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Canada unable to overcome ‘ruthless’ Australian team at Women’s World Cup

Monday marked the end of the road for the Canadian team at the Women’s World Cup. Australia’s Matildas came out blazing, not waltzing, and solidified their qualification to the next round. Along with Australia, Nigeria’s Super Falcons also move on with the Canadians in third place in Group B. 

The sounds of Melbourne’s Rectangular Stadium that had 27,706 pro-Australia spectators, coupled with the pressure of the match, was enough to motivate the Matildas to show up and work at a level to which Canada tried to match but could not. It’s hard to believe that this is most likely Canadian captain Christine Sinclair’s last World Cup.

It is indeed veteran Sophie Schmidt’s final game with the team as she previously announced she would retire following the tournament.

Invariably momentum was on the side of the co-hosts. A goal from Hayley Raso in the ninth minute set a tone to which the Canadians could not catch up.

“Listen, football can be cruel sometimes and tonight it was cruel,” Canadian coach Bev Priestman stated afterward. “We got punished. We [let in] an early goal and the team lacked belief.”

Priestman said credit should go to Matildas coach Tony Gustavsson and his team’s preparation.

“Australia were the better team tonight,” Priestman said. “These moments are hard and harsh, but there are the moments that make you. And it hurts like hell now, but we’ll learn.” 

What Priestman did not do is lay blame at the feet of Canada Soccer, the national sport federation the team had battled in recent labor negotiations, a sentiment echoed by several players in the mixed zone. Canadian supporters might be critical of the federation, but when asked about whether the ongoing issues might be a cause in the loss, Sinclair dismissed the notion.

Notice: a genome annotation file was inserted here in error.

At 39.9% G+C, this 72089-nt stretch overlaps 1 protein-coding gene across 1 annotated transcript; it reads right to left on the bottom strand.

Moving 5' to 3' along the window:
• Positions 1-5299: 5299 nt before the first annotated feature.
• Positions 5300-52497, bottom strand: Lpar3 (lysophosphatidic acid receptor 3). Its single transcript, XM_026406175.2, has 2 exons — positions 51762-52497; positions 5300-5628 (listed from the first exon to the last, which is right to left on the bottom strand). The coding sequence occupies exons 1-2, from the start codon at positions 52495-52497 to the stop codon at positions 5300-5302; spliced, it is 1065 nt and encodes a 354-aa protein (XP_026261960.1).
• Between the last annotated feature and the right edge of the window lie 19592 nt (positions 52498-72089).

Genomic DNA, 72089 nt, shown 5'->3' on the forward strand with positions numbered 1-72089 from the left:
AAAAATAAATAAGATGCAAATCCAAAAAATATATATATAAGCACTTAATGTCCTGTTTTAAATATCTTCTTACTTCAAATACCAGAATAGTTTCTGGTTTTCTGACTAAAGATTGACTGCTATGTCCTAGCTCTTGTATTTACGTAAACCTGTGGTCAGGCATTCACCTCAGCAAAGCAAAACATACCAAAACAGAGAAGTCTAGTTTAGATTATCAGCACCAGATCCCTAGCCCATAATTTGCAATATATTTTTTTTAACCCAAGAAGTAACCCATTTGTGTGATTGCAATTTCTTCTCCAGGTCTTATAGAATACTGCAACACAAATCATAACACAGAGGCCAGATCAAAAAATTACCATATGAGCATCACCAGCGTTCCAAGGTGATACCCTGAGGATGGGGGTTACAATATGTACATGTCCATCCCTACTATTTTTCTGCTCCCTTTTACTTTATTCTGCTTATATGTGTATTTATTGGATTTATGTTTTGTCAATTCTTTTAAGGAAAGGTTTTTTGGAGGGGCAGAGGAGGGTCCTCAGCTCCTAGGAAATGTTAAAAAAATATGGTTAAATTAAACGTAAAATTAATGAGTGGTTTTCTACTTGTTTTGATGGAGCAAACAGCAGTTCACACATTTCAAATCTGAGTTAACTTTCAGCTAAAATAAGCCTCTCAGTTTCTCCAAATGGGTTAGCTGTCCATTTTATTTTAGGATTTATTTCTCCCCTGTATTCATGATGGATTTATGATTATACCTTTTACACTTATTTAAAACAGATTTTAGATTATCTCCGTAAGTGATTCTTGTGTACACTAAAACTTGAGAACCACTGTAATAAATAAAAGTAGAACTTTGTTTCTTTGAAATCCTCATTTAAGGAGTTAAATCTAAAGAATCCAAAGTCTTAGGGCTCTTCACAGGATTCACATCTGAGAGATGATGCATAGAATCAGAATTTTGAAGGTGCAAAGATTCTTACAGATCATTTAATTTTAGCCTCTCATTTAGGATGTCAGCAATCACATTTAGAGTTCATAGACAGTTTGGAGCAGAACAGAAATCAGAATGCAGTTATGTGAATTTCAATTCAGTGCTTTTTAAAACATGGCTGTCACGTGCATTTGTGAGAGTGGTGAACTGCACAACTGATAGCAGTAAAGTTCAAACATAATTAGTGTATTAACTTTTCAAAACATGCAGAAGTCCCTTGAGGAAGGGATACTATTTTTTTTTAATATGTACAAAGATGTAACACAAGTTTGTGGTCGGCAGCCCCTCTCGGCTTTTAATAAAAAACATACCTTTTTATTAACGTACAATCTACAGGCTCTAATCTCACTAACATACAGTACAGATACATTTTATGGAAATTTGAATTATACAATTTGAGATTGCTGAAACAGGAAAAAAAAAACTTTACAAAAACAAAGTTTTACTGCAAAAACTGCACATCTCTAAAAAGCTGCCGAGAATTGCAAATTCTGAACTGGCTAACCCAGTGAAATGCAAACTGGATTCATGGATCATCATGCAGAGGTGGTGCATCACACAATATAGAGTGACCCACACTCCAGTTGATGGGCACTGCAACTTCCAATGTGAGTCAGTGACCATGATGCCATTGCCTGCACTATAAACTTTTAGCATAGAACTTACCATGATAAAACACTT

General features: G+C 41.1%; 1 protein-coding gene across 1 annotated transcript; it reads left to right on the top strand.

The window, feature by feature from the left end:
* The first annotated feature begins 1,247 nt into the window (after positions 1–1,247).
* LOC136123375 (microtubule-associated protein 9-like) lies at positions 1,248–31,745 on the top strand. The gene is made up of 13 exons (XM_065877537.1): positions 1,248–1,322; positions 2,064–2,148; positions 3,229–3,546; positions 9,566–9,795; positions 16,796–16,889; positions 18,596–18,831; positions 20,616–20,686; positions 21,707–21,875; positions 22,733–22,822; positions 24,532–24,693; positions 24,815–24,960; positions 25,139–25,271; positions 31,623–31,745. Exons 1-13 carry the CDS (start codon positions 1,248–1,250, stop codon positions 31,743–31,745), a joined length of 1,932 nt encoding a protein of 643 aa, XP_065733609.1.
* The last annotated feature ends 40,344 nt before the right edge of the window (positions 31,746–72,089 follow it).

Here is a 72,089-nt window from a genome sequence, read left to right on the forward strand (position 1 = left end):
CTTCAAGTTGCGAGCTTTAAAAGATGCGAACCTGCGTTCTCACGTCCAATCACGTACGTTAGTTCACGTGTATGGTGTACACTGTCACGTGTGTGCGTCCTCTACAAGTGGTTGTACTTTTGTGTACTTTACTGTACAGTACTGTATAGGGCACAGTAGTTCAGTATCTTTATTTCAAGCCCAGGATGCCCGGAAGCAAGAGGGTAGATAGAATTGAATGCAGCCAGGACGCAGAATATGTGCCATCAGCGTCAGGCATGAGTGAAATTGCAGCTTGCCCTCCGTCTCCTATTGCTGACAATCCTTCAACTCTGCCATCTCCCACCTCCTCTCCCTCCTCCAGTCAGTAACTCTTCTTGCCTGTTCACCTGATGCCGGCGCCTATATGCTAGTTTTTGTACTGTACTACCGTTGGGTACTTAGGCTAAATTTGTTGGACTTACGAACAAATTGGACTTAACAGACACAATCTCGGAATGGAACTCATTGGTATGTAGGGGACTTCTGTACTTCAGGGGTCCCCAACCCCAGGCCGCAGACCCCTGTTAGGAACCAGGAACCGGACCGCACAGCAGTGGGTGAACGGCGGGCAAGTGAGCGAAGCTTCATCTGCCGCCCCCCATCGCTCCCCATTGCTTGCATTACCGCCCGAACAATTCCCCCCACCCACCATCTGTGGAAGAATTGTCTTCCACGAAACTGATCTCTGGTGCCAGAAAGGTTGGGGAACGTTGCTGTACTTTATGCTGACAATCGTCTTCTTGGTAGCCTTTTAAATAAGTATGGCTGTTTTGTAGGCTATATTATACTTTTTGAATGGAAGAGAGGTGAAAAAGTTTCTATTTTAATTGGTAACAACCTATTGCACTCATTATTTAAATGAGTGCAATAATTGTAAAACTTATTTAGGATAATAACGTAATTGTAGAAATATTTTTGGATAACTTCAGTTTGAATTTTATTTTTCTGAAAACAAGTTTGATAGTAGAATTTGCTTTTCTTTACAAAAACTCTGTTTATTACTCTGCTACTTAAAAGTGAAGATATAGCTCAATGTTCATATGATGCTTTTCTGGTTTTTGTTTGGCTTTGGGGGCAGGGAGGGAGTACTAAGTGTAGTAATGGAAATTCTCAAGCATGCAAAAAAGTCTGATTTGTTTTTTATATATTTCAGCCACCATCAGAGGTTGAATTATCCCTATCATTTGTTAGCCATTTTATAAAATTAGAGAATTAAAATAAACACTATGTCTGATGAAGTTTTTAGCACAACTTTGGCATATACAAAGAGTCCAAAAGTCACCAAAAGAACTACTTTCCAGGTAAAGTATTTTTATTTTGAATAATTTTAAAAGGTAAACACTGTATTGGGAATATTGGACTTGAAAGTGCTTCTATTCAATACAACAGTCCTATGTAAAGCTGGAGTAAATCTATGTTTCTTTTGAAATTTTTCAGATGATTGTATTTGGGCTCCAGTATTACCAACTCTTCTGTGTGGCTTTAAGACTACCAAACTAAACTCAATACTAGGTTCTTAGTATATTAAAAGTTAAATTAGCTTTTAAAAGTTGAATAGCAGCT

“We’ve been battling our federation for support but I can’t put this [loss] on [Canada Soccer],” Sinclair said. “We’re 23 players and staff and we didn’t get it done tonight. More of it is a wake-up call for our federation, the lack of a professional league [in Canada], the lack of support for youth national teams, I think you’re just going to continue to see teams reach our level, surpass us, whatever you want to call it, if things don’t change.”

Goalkeeper Kailen Sheridan echoed that sentiment.

This match truly seemed to be the climax of the dreaded “Group of Death,” in which stellar and deserving teams faced each other. This match was no exception. The competition in Group B killed any dreams of victory for Canada at the biggest tournament for women’s football and what might have been the 40-year-old Sinclair’s last opportunity to hoist the trophy.

This journey has not been easy for the team of red and white. They have battled, they have shown their grit, but the vision and the determination of the Matildas was too much.

A sea of yellow and green erupted during the opening minutes of what some considered the most important match in Australian football since 2005 when the Socceroos (the men’s side) played Uruguay and qualified for the 2006 Men’s World Cup in Germany.

Canadian fans had been out-numbered in their previous games versus Nigeria and Ireland, so surely they could manage this, right? But from the get-go, the pace was different and something felt uneasy. Canada could not seem to capitalize on the set pieces they had in the first half despite having 55 per cent of the possession.

At the same time, Nigeria was playing Ireland in the other Group B game, which was undoubtedly adding stress to Canadians.

Steve Carr

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